MONTREAL (CityNews) — As board games regain popularity during the pandemic, a new game is teaching Canadians about Indigenous culture, traditions and land.
Nunami is a new Inuit-designed board game that’s all about exploring the Canadian tundra while having fun at the same time.
The game’s creator, Thomassie Mangiok, hopes it will teach people values like how to live together.
“A really good way to share a culture and things that I value would be through an experience,” said Mangiok, explaining the thought process behind creating the game. “How do we experience things? Many ways, but gaming is fun.
“The game Nunami itself encourages people to play efficiently with limited resources while having fun experiencing how it is to live up north.”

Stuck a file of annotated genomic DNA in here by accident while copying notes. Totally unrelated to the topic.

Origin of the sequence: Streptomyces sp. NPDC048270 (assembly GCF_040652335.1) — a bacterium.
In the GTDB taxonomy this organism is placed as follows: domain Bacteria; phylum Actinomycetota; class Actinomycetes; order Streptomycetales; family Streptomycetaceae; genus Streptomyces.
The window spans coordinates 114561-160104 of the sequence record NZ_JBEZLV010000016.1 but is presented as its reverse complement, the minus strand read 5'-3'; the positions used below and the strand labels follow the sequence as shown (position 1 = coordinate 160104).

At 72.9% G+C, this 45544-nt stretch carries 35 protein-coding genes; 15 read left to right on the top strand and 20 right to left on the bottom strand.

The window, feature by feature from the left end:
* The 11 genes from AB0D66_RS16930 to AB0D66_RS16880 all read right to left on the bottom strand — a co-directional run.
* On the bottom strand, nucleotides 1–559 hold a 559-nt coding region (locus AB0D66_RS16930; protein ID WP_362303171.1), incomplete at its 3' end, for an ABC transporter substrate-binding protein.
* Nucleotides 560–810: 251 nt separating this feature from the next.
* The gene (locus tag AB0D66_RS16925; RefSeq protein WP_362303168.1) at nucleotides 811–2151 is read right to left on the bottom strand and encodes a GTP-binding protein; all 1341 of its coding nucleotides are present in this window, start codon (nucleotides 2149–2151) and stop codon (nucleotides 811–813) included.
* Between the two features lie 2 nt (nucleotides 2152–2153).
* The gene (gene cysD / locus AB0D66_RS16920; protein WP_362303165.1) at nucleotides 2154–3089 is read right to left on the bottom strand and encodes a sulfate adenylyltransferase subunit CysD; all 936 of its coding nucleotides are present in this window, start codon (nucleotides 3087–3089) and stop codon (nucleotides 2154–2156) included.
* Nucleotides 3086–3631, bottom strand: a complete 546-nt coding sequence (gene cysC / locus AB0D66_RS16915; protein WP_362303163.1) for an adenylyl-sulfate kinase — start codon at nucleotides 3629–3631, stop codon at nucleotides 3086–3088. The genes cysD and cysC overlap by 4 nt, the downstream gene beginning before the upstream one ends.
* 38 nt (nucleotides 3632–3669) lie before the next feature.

Nunami means “on the land” in Inuktitut, one of the main Inuit languages. Two to four players complete the game by arranging hexagonal tiles in creative ways.
Unlike most other competitive board games, Nunami sets itself apart by finding a balance between nature and animals. The players need to carefully use resources to ensure none of the characters starve.
“Our belief very closely where we’re equal to animals,” said Mangiok. “We are animals as well. For example, if I kill a seal, I will give it water so it’s not thirsty as it’s passing away.
“This is something I’m sharing through Nunami, though the board game. I’m not only sharing this with other people from other nations, other cultures, but also encouraging us Inuit to remember this, to value this, to keep this value close to us.”
Mangiok wants people living outside of his community of Ivujivik, which is located at the northernmost tip of Quebec, to understand his culture.
He says it makes him proud to see his game, which has Inuktitut wording on the cover, up on store shelves.